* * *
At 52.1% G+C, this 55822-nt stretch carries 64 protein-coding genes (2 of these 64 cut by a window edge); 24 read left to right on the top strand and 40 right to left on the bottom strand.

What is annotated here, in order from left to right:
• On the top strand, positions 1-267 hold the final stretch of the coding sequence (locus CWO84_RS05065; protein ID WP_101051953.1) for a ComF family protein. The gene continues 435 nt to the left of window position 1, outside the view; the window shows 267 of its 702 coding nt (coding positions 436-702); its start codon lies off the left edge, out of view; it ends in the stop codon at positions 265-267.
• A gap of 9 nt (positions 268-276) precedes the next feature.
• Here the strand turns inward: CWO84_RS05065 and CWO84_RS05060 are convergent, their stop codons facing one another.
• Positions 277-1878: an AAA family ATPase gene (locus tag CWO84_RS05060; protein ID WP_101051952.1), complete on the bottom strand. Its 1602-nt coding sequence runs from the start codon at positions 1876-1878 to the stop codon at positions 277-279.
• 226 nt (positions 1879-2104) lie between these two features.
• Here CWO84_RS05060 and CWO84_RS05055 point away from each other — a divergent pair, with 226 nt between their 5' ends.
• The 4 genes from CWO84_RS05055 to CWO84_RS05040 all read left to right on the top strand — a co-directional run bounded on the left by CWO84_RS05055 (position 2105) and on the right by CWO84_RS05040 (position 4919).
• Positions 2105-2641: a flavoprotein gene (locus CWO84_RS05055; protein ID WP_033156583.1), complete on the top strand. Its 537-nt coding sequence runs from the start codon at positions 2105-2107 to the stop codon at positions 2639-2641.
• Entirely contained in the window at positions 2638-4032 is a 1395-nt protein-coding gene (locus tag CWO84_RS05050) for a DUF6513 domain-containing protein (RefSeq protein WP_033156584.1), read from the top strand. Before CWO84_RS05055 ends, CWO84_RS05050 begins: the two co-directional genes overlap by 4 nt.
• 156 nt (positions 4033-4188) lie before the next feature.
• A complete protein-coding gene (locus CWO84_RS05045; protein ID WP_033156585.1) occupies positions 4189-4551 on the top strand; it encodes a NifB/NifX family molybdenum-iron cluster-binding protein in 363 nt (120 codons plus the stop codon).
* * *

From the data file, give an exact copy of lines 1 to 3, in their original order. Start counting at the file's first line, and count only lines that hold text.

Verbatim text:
At 52.1% G+C, this 55822-nt stretch carries 64 protein-coding genes (2 of these 64 cut by a window edge); 24 read left to right on the top strand and 40 right to left on the bottom strand.

What is annotated here, in order from left to right:
• On the top strand, positions 1-267 hold the final stretch of the coding sequence (locus CWO84_RS05065; protein ID WP_101051953.1) for a ComF family protein. The gene continues 435 nt to the left of window position 1, outside the view; the window shows 267 of its 702 coding nt (coding positions 436-702); its start codon lies off the left edge, out of view; it ends in the stop codon at positions 265-267.